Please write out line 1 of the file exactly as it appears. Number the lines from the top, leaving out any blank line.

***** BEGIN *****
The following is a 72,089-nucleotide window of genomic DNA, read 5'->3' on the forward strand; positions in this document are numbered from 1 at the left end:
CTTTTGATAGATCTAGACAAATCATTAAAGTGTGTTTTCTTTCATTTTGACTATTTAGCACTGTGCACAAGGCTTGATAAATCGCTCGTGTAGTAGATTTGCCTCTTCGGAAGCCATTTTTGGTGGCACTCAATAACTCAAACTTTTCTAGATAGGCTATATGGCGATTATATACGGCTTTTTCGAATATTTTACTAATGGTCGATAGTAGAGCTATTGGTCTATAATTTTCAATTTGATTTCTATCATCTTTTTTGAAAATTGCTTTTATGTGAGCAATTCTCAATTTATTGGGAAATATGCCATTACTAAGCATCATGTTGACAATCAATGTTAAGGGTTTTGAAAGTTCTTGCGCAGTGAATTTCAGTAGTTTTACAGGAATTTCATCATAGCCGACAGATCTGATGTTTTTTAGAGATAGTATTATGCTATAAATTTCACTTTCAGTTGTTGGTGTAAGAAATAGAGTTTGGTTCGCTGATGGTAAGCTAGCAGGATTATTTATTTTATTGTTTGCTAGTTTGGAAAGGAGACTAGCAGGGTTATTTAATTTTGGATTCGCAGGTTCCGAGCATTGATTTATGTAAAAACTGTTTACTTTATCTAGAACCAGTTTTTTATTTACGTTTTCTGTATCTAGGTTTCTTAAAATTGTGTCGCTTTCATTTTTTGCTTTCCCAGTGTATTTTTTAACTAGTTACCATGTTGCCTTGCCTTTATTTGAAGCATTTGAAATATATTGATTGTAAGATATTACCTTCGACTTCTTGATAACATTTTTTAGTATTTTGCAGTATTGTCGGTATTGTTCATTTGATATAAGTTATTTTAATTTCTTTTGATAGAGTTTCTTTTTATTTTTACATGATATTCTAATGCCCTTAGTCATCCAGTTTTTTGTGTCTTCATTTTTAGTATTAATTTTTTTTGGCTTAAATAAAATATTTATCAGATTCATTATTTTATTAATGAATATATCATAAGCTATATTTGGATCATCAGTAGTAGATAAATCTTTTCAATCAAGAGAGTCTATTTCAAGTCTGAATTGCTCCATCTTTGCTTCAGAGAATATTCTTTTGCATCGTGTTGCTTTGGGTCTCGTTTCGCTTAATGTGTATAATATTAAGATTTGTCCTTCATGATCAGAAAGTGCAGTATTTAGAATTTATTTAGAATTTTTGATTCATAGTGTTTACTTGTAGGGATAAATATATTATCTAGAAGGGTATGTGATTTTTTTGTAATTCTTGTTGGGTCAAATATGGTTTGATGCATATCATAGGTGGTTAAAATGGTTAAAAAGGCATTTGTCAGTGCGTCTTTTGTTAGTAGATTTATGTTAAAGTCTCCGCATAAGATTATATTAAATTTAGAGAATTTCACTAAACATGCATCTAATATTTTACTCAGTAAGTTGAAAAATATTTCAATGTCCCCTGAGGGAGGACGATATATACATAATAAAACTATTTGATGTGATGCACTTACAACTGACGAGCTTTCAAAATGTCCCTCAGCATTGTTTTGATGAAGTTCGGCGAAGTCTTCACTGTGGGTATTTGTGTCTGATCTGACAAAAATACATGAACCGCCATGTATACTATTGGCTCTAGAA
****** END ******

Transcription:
The following is a 72,089-nucleotide window of genomic DNA, read 5'->3' on the forward strand; positions in this document are numbered from 1 at the left end: